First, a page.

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Michael Strohschneider tells us about switching from line management to consulting

At what stage of your career did you join INVERTO GmbH?
I joined INVERTO as a project manager. I previously worked in a line management role in Germany and Austria’s leading discount store for eight years, working in various business areas. I initially worked in sales, then moved into branch expansion. Before I joined INVERTO GmbH, I was responsible for central procurement, overseeing Germany, Austria, Switzerland and Central and Eastern Europe and leading the SCM of import and logistics.

How did you come to join INVERTO and what was it like?
I read in the press that Rudolf Trettenbrein had taken over as director of the new INVERTO office in Vienna. My interest was piqued by his popularity in the Austrian business sector and I decided to get in contact with him, which lead to me joining INVERTO as a consultant – a positive experience for me.

Since I only had managerial experience in a line management role, I started off by shadowing a large client project, which allowed me to learn more about the consultancy business and the role of a project manager. With this ‘training-on-the-job’, I was able to gather the necessary knowledge and key skills to then manage my first project alone. I found this method of induction incredibly useful, because I would have been able to carry out my own project from a purely technical perspective, but I would have still lacked the necessary consulting tools.

Why did you decide to change direction and move into consultancy?
I was looking for a new challenge, which would allow me to use my knowledge and continue to develop. I wanted to develop myself further while continuing to work in a dynamic, professional environment. I enjoyed the main tasks of my line management role and its strong focus on performance, but, in consulting, I saw the opportunity to experience a wider range of procurement and supply chain management tasks and improve my knowledge further and faster through these new, different tasks.

Were your expectations of switching from a line management role to consulting met?
Definitely, yes. Working with my clients, I am faced with new tasks, individual needs and interesting challenges on a daily basis. During my initial time as a project manager at INVERTO, I was able to develop considerably, not only professionally, but also personally. Development is very important to me. My current position and the multitude of different projects also continue to further my development.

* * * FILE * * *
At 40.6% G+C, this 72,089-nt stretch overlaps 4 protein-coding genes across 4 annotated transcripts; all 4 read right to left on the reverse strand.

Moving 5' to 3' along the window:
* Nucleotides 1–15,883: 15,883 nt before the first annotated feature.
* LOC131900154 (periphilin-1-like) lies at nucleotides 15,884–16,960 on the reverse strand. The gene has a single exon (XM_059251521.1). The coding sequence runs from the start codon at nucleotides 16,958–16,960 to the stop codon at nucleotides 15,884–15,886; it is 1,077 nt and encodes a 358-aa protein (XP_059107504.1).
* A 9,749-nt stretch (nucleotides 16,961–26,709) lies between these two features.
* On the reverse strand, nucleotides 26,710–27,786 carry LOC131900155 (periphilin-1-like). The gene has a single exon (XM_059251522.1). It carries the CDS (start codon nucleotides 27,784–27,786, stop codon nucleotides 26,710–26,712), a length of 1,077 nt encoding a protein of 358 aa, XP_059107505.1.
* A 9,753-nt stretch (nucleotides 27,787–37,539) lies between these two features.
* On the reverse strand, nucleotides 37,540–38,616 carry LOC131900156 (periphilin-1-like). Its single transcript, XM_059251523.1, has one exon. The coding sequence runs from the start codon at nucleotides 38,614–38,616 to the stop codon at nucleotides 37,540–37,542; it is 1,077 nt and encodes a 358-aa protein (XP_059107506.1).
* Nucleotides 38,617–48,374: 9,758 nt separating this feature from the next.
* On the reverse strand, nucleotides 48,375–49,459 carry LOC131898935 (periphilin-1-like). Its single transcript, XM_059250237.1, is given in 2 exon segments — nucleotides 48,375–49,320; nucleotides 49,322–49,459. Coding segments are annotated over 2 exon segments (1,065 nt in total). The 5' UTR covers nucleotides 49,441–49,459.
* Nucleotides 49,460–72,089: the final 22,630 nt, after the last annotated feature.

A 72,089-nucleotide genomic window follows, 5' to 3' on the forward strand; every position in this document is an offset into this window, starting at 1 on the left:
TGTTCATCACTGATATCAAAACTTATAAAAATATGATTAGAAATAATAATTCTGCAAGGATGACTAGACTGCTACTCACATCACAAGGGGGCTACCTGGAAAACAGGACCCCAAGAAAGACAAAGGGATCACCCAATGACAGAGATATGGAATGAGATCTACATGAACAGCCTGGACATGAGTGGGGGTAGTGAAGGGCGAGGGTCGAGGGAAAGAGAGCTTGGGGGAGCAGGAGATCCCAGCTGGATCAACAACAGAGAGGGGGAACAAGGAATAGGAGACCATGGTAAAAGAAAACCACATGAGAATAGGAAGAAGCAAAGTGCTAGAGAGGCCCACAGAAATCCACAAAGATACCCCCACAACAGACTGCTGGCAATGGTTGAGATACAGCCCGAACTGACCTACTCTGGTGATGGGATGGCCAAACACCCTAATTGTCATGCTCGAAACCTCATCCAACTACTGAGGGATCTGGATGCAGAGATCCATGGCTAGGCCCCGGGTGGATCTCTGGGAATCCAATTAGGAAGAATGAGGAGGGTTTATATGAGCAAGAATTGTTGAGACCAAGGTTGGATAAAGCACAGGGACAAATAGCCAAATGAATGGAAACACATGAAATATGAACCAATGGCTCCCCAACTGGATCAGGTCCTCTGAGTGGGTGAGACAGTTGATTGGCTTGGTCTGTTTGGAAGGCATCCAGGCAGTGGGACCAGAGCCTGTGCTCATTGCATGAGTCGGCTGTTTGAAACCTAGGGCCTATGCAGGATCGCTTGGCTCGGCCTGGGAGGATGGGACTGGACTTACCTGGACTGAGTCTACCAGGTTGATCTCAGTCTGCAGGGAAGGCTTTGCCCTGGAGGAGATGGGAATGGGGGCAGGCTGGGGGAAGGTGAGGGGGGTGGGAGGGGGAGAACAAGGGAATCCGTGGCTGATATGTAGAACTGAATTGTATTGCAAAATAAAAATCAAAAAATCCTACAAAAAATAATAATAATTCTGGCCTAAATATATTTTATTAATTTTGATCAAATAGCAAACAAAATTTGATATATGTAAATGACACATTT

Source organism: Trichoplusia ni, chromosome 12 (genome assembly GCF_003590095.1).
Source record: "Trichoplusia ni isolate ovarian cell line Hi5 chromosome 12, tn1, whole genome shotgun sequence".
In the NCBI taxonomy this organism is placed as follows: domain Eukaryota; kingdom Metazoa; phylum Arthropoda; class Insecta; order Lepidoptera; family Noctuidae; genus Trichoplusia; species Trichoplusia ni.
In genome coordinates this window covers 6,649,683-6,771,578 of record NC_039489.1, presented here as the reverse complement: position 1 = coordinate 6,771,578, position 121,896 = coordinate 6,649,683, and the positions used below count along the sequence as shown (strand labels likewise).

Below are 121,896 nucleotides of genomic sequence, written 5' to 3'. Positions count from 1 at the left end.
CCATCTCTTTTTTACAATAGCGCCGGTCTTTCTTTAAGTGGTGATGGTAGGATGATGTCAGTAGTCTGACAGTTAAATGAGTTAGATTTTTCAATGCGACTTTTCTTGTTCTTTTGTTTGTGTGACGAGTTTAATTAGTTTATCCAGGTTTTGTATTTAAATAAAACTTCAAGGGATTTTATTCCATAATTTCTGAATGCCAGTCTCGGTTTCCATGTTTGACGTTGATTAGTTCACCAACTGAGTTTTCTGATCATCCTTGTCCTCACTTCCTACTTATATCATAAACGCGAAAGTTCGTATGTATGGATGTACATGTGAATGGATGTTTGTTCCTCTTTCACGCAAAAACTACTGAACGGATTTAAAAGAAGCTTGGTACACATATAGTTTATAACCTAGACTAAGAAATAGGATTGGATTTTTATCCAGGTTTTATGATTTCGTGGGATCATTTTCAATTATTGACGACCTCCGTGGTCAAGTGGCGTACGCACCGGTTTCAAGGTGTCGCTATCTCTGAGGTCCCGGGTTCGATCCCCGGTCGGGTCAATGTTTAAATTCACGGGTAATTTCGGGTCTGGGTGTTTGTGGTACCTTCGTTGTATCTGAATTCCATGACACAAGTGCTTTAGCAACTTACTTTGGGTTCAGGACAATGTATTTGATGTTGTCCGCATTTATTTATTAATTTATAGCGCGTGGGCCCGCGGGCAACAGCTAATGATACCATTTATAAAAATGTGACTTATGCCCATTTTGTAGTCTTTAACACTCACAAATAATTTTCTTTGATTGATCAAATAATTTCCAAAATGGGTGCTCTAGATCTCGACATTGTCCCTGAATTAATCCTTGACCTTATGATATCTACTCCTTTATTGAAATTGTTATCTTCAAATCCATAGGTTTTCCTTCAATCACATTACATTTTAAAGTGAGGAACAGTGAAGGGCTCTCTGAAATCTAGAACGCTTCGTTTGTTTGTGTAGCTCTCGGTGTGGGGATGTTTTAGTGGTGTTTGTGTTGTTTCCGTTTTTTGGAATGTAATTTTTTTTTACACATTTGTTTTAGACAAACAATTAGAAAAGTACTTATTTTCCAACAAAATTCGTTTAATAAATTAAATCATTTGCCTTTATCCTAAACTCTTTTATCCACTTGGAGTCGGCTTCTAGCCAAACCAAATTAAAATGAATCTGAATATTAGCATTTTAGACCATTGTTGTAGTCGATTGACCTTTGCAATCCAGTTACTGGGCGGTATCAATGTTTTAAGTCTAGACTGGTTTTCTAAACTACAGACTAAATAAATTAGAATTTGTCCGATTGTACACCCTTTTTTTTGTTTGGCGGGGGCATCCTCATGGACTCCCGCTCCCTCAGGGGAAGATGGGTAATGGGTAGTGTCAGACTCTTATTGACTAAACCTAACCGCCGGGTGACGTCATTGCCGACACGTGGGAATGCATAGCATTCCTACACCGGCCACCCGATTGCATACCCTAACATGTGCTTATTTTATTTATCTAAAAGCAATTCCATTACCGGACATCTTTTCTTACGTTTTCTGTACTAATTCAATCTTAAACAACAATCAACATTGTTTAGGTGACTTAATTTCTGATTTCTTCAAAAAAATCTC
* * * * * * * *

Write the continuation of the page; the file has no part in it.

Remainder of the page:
You are now a principal at INVERTO. In your current view, what sets consulting apart from line management?
The communication procedures in consulting and at INVERTO are quite simple and pragmatic. There are fewer fixed and predefined communication paths that must be adhered to. We talk to each other and make decisions which require an agreement very quickly and across all hierarchical levels. There are also fewer extensive administrative tasks, as there is a direct focus on implementation. Project work means that my working environment offers customisable variety, which I did not previously have in my line management role.

What has been your biggest success at INVERTO (so far)?
My greatest success is having been significantly involved in the sustainable development of INVERTO Austria and to have had an active role in designing it. Since Rudolf Trettenbrein took over the founding and directorship of the Vienna office in 2012, we have acquired numerous projects and gained a number of well-known clients. We have quickly and successfully established ourselves as a key site in the INVERTO GmbH organisation as a whole.

And what was your biggest challenge?
The biggest challenge for me was applying the procedures I had learned in my previous line management role to consulting procedures. This was an important and intense development stage, which allowed me to build important consulting skills, especially in the first few weeks. Over time and throughout our variety of projects, I have gained significant consulting skills. The particular challenge here was fully considering the problems from a different angle and adapting very quickly to new situations.

How many projects are you currently working on, and what are your responsibilities within these projects?
I currently run and am responsible for five projects: four smaller projects and one large, very extensive project. This requires organisational expertise and sometimes means keeping a lot of balls in the air at the same time. The content of the projects that I am currently working on varies, ranging from strategy development, category management optimisation and product development to establishing a new organisational structure and optimising costs in both direct and indirect spend.

There are many exciting and successful approaches to optimise procurement and supply chain management, but they must be adapted for each individual client. The different tasks required by clients’ needs mean personally developing and managing your knowledge in a more structured manner.

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